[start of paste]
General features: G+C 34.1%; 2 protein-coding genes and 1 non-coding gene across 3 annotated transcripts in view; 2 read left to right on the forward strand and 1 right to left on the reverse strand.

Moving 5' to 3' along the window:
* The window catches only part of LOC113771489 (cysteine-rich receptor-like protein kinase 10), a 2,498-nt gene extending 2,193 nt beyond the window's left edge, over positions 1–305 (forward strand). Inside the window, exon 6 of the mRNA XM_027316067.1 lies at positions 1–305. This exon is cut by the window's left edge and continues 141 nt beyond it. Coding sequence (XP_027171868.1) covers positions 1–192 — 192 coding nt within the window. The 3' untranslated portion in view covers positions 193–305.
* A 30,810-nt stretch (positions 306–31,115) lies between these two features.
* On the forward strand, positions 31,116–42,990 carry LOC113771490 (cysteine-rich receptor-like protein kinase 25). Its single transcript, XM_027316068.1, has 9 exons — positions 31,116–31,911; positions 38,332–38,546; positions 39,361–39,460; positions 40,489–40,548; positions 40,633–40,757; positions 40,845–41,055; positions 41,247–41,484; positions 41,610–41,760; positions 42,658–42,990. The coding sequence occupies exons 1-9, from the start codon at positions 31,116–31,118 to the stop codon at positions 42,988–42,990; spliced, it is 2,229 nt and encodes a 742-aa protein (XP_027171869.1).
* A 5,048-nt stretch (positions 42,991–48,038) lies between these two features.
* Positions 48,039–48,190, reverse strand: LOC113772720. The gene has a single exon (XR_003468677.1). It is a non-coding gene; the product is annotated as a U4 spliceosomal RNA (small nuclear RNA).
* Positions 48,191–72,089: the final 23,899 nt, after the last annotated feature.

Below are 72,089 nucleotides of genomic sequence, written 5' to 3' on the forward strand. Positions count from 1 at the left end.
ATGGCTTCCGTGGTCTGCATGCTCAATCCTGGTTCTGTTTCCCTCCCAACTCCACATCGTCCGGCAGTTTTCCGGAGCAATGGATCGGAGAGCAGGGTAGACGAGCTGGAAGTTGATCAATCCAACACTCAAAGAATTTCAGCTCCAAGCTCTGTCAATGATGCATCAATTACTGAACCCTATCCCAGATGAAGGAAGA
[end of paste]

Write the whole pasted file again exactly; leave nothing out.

General features: G+C 34.1%; 2 protein-coding genes and 1 non-coding gene across 3 annotated transcripts in view; 2 read left to right on the forward strand and 1 right to left on the reverse strand.

Moving 5' to 3' along the window:
* The window catches only part of LOC113771489 (cysteine-rich receptor-like protein kinase 10), a 2,498-nt gene extending 2,193 nt beyond the window's left edge, over positions 1–305 (forward strand). Inside the window, exon 6 of the mRNA XM_027316067.1 lies at positions 1–305. This exon is cut by the window's left edge and continues 141 nt beyond it. Coding sequence (XP_027171868.1) covers positions 1–192 — 192 coding nt within the window. The 3' untranslated portion in view covers positions 193–305.
* A 30,810-nt stretch (positions 306–31,115) lies between these two features.
* On the forward strand, positions 31,116–42,990 carry LOC113771490 (cysteine-rich receptor-like protein kinase 25). Its single transcript, XM_027316068.1, has 9 exons — positions 31,116–31,911; positions 38,332–38,546; positions 39,361–39,460; positions 40,489–40,548; positions 40,633–40,757; positions 40,845–41,055; positions 41,247–41,484; positions 41,610–41,760; positions 42,658–42,990. The coding sequence occupies exons 1-9, from the start codon at positions 31,116–31,118 to the stop codon at positions 42,988–42,990; spliced, it is 2,229 nt and encodes a 742-aa protein (XP_027171869.1).
* A 5,048-nt stretch (positions 42,991–48,038) lies between these two features.
* Positions 48,039–48,190, reverse strand: LOC113772720. The gene has a single exon (XR_003468677.1). It is a non-coding gene; the product is annotated as a U4 spliceosomal RNA (small nuclear RNA).
* Positions 48,191–72,089: the final 23,899 nt, after the last annotated feature.

Below are 72,089 nucleotides of genomic sequence, written 5' to 3' on the forward strand. Positions count from 1 at the left end.
ATGGCTTCCGTGGTCTGCATGCTCAATCCTGGTTCTGTTTCCCTCCCAACTCCACATCGTCCGGCAGTTTTCCGGAGCAATGGATCGGAGAGCAGGGTAGACGAGCTGGAAGTTGATCAATCCAACACTCAAAGAATTTCAGCTCCAAGCTCTGTCAATGATGCATCAATTACTGAACCCTATCCCAGATGAAGGAAGA